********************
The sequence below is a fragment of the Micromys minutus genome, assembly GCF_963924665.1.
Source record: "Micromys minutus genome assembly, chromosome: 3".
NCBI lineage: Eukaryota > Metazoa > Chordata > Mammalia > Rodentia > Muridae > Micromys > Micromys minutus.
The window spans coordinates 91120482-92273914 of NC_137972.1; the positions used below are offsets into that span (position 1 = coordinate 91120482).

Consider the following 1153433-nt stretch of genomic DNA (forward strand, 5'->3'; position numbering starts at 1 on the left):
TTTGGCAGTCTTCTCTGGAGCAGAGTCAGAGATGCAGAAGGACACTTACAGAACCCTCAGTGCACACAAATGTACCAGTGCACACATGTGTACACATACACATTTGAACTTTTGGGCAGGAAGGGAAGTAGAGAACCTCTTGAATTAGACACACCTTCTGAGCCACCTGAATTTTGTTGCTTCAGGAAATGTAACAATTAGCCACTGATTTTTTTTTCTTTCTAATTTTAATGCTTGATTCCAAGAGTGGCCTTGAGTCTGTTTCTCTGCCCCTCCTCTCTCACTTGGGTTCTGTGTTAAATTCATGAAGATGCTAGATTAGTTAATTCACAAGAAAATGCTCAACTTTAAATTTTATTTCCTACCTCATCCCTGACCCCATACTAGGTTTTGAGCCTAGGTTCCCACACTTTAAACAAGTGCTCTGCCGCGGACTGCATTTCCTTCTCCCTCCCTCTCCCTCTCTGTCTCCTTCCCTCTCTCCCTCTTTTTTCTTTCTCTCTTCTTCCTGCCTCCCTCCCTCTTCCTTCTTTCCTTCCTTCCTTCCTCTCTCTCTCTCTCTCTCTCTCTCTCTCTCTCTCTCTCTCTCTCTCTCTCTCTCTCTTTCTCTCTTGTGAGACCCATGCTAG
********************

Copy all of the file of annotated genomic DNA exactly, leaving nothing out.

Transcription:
The sequence below is a fragment of the Micromys minutus genome, assembly GCF_963924665.1.
Source record: "Micromys minutus genome assembly, chromosome: 3".
NCBI lineage: Eukaryota > Metazoa > Chordata > Mammalia > Rodentia > Muridae > Micromys > Micromys minutus.
The window spans coordinates 91120482-92273914 of NC_137972.1; the positions used below are offsets into that span (position 1 = coordinate 91120482).

Consider the following 1153433-nt stretch of genomic DNA (forward strand, 5'->3'; position numbering starts at 1 on the left):
TTTGGCAGTCTTCTCTGGAGCAGAGTCAGAGATGCAGAAGGACACTTACAGAACCCTCAGTGCACACAAATGTACCAGTGCACACATGTGTACACATACACATTTGAACTTTTGGGCAGGAAGGGAAGTAGAGAACCTCTTGAATTAGACACACCTTCTGAGCCACCTGAATTTTGTTGCTTCAGGAAATGTAACAATTAGCCACTGATTTTTTTTTCTTTCTAATTTTAATGCTTGATTCCAAGAGTGGCCTTGAGTCTGTTTCTCTGCCCCTCCTCTCTCACTTGGGTTCTGTGTTAAATTCATGAAGATGCTAGATTAGTTAATTCACAAGAAAATGCTCAACTTTAAATTTTATTTCCTACCTCATCCCTGACCCCATACTAGGTTTTGAGCCTAGGTTCCCACACTTTAAACAAGTGCTCTGCCGCGGACTGCATTTCCTTCTCCCTCCCTCTCCCTCTCTGTCTCCTTCCCTCTCTCCCTCTTTTTTCTTTCTCTCTTCTTCCTGCCTCCCTCCCTCTTCCTTCTTTCCTTCCTTCCTTCCTCTCTCTCTCTCTCTCTCTCTCTCTCTCTCTCTCTCTCTCTCTCTCTCTCTCTCTCTTTCTCTCTTGTGAGACCCATGCTAG